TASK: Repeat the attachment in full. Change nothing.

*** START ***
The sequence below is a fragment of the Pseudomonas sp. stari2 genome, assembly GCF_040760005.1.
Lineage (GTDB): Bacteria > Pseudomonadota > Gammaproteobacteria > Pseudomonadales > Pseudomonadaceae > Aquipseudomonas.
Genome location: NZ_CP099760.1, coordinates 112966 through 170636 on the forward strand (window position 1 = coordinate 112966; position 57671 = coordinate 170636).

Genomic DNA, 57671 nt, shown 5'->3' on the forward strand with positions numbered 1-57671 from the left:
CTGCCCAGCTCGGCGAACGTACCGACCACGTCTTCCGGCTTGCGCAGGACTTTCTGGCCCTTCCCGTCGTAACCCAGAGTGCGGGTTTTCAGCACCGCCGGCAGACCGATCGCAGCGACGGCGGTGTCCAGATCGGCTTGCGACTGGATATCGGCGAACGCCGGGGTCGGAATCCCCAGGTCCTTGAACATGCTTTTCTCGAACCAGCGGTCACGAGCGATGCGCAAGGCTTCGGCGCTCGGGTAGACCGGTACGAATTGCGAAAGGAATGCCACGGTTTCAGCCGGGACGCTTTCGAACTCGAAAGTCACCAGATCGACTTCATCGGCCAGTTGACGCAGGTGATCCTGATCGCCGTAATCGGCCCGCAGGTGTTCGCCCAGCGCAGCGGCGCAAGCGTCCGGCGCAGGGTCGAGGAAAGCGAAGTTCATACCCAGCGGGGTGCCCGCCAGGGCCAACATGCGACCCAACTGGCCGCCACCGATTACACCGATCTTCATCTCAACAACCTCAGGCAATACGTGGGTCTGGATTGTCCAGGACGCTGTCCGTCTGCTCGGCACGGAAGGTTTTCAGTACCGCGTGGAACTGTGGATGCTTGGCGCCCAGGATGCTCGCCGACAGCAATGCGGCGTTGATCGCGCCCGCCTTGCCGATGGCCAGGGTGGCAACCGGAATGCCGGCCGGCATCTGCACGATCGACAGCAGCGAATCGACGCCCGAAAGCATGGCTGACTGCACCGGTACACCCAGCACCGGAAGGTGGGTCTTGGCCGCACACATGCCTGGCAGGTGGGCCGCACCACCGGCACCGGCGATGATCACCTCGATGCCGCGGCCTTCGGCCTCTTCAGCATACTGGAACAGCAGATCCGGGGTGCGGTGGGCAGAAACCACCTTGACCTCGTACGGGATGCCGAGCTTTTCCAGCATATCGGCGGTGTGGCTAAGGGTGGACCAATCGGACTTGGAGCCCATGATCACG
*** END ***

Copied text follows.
The sequence below is a fragment of the Pseudomonas sp. stari2 genome, assembly GCF_040760005.1.
Lineage (GTDB): Bacteria > Pseudomonadota > Gammaproteobacteria > Pseudomonadales > Pseudomonadaceae > Aquipseudomonas.
Genome location: NZ_CP099760.1, coordinates 112966 through 170636 on the forward strand (window position 1 = coordinate 112966; position 57671 = coordinate 170636).

Genomic DNA, 57671 nt, shown 5'->3' on the forward strand with positions numbered 1-57671 from the left:
CTGCCCAGCTCGGCGAACGTACCGACCACGTCTTCCGGCTTGCGCAGGACTTTCTGGCCCTTCCCGTCGTAACCCAGAGTGCGGGTTTTCAGCACCGCCGGCAGACCGATCGCAGCGACGGCGGTGTCCAGATCGGCTTGCGACTGGATATCGGCGAACGCCGGGGTCGGAATCCCCAGGTCCTTGAACATGCTTTTCTCGAACCAGCGGTCACGAGCGATGCGCAAGGCTTCGGCGCTCGGGTAGACCGGTACGAATTGCGAAAGGAATGCCACGGTTTCAGCCGGGACGCTTTCGAACTCGAAAGTCACCAGATCGACTTCATCGGCCAGTTGACGCAGGTGATCCTGATCGCCGTAATCGGCCCGCAGGTGTTCGCCCAGCGCAGCGGCGCAAGCGTCCGGCGCAGGGTCGAGGAAAGCGAAGTTCATACCCAGCGGGGTGCCCGCCAGGGCCAACATGCGACCCAACTGGCCGCCACCGATTACACCGATCTTCATCTCAACAACCTCAGGCAATACGTGGGTCTGGATTGTCCAGGACGCTGTCCGTCTGCTCGGCACGGAAGGTTTTCAGTACCGCGTGGAACTGTGGATGCTTGGCGCCCAGGATGCTCGCCGACAGCAATGCGGCGTTGATCGCGCCCGCCTTGCCGATGGCCAGGGTGGCAACCGGAATGCCGGCCGGCATCTGCACGATCGACAGCAGCGAATCGACGCCCGAAAGCATGGCTGACTGCACCGGTACACCCAGCACCGGAAGGTGGGTCTTGGCCGCACACATGCCTGGCAGGTGGGCCGCACCACCGGCACCGGCGATGATCACCTCGATGCCGCGGCCTTCGGCCTCTTCAGCATACTGGAACAGCAGATCCGGGGTGCGGTGGGCAGAAACCACCTTGACCTCGTACGGGATGCCGAGCTTTTCCAGCATATCGGCGGTGTGGCTAAGGGTGGACCAATCGGACTTGGAGCCCATGATCACG